In the modern day of striking computer graphics, photo-shopped pictures and short attention spans, it is not easy to impress a sophisticated New York theater-goer with a hundred years old romance play in black and white, especially when it’s only acted in the form of ardent letters. Yet, the remarkably talented crew of Opus d’Amour manages to pull us into the story within minutes.
Opus d’Amour is a fictionalized vision of a true romance story of the Russian composer Alexander Scriabin (Ty Hewitt) and the love of his life, Tatiana Shliotzer (Haleigh Spasojevich), which lasted from 1903 until Scriabin’s death in 1915. Inspired by the collection of Scriabin’s letters to his lover, the playwrights Anna Forsythe and Michelle Vugmayster, recreated Tatiana’s side of the correspondence that had been missing since the Soviet era. The play originally premiered at a sold-out performance at the Baryshnikov Art Center in 2008.
It is hard to tell whether the nineteen-years old Tatiana fell for Scriabin or his compositions, or both, but she was the one who wrote the first letter after the performance the composer had given at her house. She signed it Tatiana Feodorovna, using the formal notation – her first name and her middle name, which is always the name of the father. She indicated her hope to see him again soon. Scriabin replied promptly, signing the letter formally as well: Alexander Nikolayevich. As their letters progressed, so did the signatures: they began to address each other as Tatiana and Alexander, then as Tanya and Sasha. Their passionate affair took off, carried and enveloped by the music he wrote and she admired. They were too much in love to care about Moscow society’s stern looks: Scriabin was married and had children, and Tatiana had broken every rule in the Russian aristocracy book. Yet, their blissful ignorance could not last forever and when Tatiana became pregnant, they were forced to seek refuge abroad.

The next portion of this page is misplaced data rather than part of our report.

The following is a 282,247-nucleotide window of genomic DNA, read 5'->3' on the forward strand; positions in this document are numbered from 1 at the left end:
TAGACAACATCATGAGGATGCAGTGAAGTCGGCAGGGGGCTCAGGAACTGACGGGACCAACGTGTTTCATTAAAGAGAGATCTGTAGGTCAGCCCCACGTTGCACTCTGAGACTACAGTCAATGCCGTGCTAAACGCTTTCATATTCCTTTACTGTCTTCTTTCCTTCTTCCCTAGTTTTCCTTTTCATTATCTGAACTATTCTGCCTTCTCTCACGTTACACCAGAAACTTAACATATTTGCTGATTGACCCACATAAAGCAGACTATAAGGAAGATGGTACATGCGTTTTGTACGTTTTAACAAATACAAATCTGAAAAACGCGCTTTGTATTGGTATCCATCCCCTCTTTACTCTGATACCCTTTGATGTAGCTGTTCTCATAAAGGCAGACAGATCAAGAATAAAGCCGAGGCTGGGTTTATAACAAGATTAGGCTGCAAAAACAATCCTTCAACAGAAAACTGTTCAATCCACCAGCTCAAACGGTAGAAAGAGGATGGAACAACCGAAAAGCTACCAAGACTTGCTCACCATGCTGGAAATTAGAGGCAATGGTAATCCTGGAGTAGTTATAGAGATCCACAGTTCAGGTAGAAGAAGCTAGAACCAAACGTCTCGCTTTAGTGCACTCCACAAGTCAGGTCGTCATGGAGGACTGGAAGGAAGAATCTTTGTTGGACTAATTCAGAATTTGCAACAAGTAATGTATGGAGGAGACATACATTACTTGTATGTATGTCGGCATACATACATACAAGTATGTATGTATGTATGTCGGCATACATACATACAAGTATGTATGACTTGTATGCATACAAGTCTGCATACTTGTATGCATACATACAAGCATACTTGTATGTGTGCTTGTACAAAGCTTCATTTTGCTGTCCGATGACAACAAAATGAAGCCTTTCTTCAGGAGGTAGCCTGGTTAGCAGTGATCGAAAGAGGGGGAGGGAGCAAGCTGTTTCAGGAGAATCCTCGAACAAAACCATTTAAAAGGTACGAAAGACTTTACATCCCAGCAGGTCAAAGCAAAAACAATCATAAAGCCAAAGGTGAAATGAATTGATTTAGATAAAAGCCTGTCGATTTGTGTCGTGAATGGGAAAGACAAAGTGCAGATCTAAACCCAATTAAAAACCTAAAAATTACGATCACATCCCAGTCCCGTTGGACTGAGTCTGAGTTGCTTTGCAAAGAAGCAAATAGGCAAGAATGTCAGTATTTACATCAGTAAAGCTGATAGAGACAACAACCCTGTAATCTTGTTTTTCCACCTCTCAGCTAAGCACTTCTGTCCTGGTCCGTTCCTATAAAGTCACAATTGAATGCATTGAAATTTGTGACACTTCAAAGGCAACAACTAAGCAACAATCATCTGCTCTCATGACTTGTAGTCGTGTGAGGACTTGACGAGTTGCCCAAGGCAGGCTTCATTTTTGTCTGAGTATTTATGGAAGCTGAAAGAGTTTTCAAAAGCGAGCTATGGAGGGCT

Every talent needs a follower and every creative soul a supporter, and this was Tatiana’s role in Alexander’s life. She was his muse and he was her everything. Yet, while the two needed each other more than air, they were not destined to be together. Divorces were beyond rare in the early twentieth century Russia, and required the consent of both parties, which Scriabin’s wife Vera refused to give. She, in fact, had followed him to Europe so he couldn’t really be with his beloved.
With a simple set of black lacquer chairs and music stands against the white background of the austere walls decorated only with old music sheets, Spasojevich and Hewitt make this long-forgotten story come alive under the thoughtful directions of Nadia Fosklou. And it’s not until Scriabin will finally write his famous love poem Opus d’Amour, will colors lit up the set as a culminating musical accord. Engaged by the play’s beautifully orchestrated duo-chromatic style, we follow the couple through their passion, societal rejection and struggle to be together as if peeking through a delicate gossamer lace of the la bemolle minors and c sharp majors, scribbled on the white music sheets in black filigree.
this show had a short run and is now closed